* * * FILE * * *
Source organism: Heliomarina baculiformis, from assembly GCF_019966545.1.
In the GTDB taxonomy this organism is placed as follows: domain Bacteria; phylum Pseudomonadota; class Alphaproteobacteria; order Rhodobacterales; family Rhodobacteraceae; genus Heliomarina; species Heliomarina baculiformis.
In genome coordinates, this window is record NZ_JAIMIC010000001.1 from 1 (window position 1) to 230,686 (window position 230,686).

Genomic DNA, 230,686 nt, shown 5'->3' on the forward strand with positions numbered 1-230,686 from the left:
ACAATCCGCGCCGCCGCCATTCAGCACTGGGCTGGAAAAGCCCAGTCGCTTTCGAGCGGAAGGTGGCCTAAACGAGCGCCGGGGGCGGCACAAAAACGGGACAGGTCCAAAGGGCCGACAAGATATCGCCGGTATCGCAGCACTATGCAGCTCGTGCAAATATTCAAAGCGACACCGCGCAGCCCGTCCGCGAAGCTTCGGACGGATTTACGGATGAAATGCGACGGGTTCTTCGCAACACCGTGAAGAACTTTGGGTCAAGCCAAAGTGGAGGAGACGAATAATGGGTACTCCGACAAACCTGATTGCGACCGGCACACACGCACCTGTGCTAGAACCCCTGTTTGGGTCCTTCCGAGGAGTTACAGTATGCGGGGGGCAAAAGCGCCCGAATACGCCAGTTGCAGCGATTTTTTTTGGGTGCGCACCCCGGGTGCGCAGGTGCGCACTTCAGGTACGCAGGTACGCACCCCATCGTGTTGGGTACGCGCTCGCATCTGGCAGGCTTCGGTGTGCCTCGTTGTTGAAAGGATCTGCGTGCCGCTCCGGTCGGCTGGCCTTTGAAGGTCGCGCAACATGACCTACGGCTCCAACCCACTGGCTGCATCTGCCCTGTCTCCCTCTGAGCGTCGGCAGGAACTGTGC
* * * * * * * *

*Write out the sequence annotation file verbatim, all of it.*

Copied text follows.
Source organism: Heliomarina baculiformis, from assembly GCF_019966545.1.
In the GTDB taxonomy this organism is placed as follows: domain Bacteria; phylum Pseudomonadota; class Alphaproteobacteria; order Rhodobacterales; family Rhodobacteraceae; genus Heliomarina; species Heliomarina baculiformis.
In genome coordinates, this window is record NZ_JAIMIC010000001.1 from 1 (window position 1) to 230,686 (window position 230,686).

Genomic DNA, 230,686 nt, shown 5'->3' on the forward strand with positions numbered 1-230,686 from the left:
ACAATCCGCGCCGCCGCCATTCAGCACTGGGCTGGAAAAGCCCAGTCGCTTTCGAGCGGAAGGTGGCCTAAACGAGCGCCGGGGGCGGCACAAAAACGGGACAGGTCCAAAGGGCCGACAAGATATCGCCGGTATCGCAGCACTATGCAGCTCGTGCAAATATTCAAAGCGACACCGCGCAGCCCGTCCGCGAAGCTTCGGACGGATTTACGGATGAAATGCGACGGGTTCTTCGCAACACCGTGAAGAACTTTGGGTCAAGCCAAAGTGGAGGAGACGAATAATGGGTACTCCGACAAACCTGATTGCGACCGGCACACACGCACCTGTGCTAGAACCCCTGTTTGGGTCCTTCCGAGGAGTTACAGTATGCGGGGGGCAAAAGCGCCCGAATACGCCAGTTGCAGCGATTTTTTTTGGGTGCGCACCCCGGGTGCGCAGGTGCGCACTTCAGGTACGCAGGTACGCACCCCATCGTGTTGGGTACGCGCTCGCATCTGGCAGGCTTCGGTGTGCCTCGTTGTTGAAAGGATCTGCGTGCCGCTCCGGTCGGCTGGCCTTTGAAGGTCGCGCAACATGACCTACGGCTCCAACCCACTGGCTGCATCTGCCCTGTCTCCCTCTGAGCGTCGGCAGGAACTGTGC